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Last updated: 21 Jan 2020

content-publisher: 4. Editing Microcopy

Date: 2018-09-11 Revised: 2020-01-21


Every feature we add to the app comes with its own static text, which is either embedded in the code (Ruby or JavaScript) or in the HTML. Static text can be anything from the page title, to the text of a button, to an entire page of guidance.

Writing text 'inline' makes it hard for us to audit all of strings in our application, some of which can only be seen under special conditions e.g. error messages. It also makes it hard to change strings consistently across the application - a task which has to be done by a developer. Finally, using inline strings in code distracts from the logical flow of that code.

Rails Internationalization (also referred to as 'translations') are a way to extract all of the strings in the application to a central location in config/locales/en. The strings can be organized in a hierarchy over one or more files, as below, where we can refer to the reviewed title by writing I18n.t("publish.published.reviewed.title").

# publish_document/published.yml
        title: Content has been published
        body: |
          ‘%{title}’ has been published on GOV.UK.

          It may take 5 minutes to appear live.

Rails translations have a few special behaviours, such as pluralization, raw HTML, and variables. The %{title} string in the above is an example of a variable, which a developer will set to the title of the document being published.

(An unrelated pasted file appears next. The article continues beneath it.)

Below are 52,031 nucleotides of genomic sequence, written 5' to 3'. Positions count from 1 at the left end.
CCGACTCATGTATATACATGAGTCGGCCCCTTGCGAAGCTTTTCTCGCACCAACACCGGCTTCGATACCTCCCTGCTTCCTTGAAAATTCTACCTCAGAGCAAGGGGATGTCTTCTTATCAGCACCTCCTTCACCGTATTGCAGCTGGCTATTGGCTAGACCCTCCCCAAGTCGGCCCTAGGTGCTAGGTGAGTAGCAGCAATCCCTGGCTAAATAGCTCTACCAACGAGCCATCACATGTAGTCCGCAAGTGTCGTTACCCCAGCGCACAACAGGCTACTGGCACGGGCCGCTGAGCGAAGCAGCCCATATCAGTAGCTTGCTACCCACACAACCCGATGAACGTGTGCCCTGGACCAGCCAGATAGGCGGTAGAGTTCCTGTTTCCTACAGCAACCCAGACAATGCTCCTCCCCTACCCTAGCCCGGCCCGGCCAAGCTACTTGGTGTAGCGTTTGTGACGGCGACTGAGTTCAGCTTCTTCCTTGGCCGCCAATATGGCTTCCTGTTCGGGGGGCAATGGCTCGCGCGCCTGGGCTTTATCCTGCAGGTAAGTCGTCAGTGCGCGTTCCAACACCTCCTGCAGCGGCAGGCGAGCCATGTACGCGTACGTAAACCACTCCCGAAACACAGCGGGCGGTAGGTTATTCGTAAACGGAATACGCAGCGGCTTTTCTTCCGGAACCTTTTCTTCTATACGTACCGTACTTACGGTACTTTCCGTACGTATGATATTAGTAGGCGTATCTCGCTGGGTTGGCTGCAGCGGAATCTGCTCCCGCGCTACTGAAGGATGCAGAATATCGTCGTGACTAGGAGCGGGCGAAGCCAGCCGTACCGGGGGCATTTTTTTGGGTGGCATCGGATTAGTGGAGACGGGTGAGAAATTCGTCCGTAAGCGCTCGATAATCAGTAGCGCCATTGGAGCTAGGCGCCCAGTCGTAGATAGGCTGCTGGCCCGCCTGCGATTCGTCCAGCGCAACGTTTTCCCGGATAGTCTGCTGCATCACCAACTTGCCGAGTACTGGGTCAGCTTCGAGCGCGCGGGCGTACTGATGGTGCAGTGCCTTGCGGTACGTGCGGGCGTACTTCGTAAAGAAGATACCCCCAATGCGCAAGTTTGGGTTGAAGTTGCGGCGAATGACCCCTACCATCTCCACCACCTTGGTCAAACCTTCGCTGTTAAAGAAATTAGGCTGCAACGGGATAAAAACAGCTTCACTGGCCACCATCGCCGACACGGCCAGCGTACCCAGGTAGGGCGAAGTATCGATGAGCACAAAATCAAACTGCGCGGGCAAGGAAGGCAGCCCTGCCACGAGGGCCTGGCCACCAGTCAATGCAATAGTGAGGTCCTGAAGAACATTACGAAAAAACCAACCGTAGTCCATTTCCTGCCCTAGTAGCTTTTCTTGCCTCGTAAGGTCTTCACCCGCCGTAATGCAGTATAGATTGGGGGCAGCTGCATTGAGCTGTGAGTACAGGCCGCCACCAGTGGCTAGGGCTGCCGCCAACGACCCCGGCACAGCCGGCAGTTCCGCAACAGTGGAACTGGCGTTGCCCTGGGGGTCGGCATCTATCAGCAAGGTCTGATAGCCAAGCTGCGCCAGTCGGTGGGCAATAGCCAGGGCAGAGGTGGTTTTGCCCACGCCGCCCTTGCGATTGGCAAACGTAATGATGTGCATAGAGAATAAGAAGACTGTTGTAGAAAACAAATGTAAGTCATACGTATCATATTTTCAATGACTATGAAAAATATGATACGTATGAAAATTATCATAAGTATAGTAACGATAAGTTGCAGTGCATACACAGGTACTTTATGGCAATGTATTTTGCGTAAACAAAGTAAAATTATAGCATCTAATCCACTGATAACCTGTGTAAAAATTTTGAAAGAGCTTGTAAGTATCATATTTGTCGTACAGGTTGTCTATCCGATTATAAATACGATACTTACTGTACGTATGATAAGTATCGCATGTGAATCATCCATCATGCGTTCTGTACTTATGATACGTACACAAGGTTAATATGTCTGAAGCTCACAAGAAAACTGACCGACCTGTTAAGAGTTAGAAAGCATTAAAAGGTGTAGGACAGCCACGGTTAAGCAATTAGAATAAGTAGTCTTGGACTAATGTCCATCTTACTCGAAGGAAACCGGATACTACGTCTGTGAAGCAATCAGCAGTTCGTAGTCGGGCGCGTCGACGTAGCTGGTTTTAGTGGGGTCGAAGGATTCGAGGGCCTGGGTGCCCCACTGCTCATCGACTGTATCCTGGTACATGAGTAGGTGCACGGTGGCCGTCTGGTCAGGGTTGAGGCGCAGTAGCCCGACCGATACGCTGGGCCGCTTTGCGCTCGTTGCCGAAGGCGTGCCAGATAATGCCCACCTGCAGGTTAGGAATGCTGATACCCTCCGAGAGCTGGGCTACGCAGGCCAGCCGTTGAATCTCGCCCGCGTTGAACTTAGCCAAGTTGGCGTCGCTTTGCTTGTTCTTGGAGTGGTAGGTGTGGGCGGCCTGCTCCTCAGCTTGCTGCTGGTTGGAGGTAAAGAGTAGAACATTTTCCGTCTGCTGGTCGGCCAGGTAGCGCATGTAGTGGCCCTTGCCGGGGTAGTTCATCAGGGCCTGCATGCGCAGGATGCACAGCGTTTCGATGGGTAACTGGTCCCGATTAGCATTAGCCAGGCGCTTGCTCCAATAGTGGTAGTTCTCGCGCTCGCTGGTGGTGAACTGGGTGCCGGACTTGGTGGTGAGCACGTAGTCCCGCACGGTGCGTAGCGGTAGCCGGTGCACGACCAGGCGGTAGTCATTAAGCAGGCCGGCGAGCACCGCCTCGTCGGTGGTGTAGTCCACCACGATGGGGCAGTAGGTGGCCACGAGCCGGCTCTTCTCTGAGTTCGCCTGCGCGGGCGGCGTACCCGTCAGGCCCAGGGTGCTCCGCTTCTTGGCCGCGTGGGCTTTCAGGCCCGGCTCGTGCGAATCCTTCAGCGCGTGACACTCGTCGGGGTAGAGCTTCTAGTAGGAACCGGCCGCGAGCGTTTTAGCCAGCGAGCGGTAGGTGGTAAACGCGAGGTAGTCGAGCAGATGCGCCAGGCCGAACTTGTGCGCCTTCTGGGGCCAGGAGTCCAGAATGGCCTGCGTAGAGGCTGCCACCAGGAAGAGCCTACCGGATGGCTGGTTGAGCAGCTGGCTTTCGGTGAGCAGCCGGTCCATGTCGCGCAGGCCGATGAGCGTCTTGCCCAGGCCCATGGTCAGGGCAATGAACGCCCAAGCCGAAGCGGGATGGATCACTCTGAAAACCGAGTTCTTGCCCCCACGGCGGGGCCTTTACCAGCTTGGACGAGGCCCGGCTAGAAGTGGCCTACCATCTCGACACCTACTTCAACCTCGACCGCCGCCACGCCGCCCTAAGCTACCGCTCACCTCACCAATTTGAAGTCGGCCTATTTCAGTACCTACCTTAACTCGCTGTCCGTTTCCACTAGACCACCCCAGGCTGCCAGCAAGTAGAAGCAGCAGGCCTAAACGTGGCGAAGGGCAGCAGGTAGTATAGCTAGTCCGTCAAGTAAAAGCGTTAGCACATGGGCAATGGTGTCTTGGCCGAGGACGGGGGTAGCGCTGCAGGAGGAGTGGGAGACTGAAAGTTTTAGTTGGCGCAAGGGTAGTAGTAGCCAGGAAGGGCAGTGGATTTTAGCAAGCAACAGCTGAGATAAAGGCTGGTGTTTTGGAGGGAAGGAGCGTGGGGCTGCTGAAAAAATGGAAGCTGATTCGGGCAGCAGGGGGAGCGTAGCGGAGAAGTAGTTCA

We considered a few approaches for how to extract the strings in our tests. As we started to extract more strings, we had to consider the affect on the readability of the tests and how we could maintain readability/consistency/flexibility.

  • Extract all of the strings in the application and tests. This is consistent and give maximum flexibility for people making changes, but would make the tests hard to read due to the volume of calls to the translation/model APIs.
  • Extract all of the strings in the application but leave some in the tests. This would be inconsistent for developers to implement and for anyone trying to make a change, as it it's unclear if the tests would need to be fixed. It has the upside that we could select which translations to use in the tests to maintain readability.
  • Extract a subset of strings in the application and extract the same subset in the tests. This is consistent and flexible, provided the subset is clear and covers all/most of the strings that people want to change.

After trying the first option, we found that extracting links and button labels had the greatest impact on readability; we also think these kinds of strings are unlikely to change. As the original intention behind this work was to enable non-developers to seamlessly edit content, we adopted the third option, which appears to be working well for people making changes, but has caused some confusion among the developers as the subset of strings to extract wasn't specified as it is below.


Although we could use translations to extract all of the strings in the application, in some cases we felt this wasn't necessary, or that a different method should be used. The following is a summary of the rules we currently use.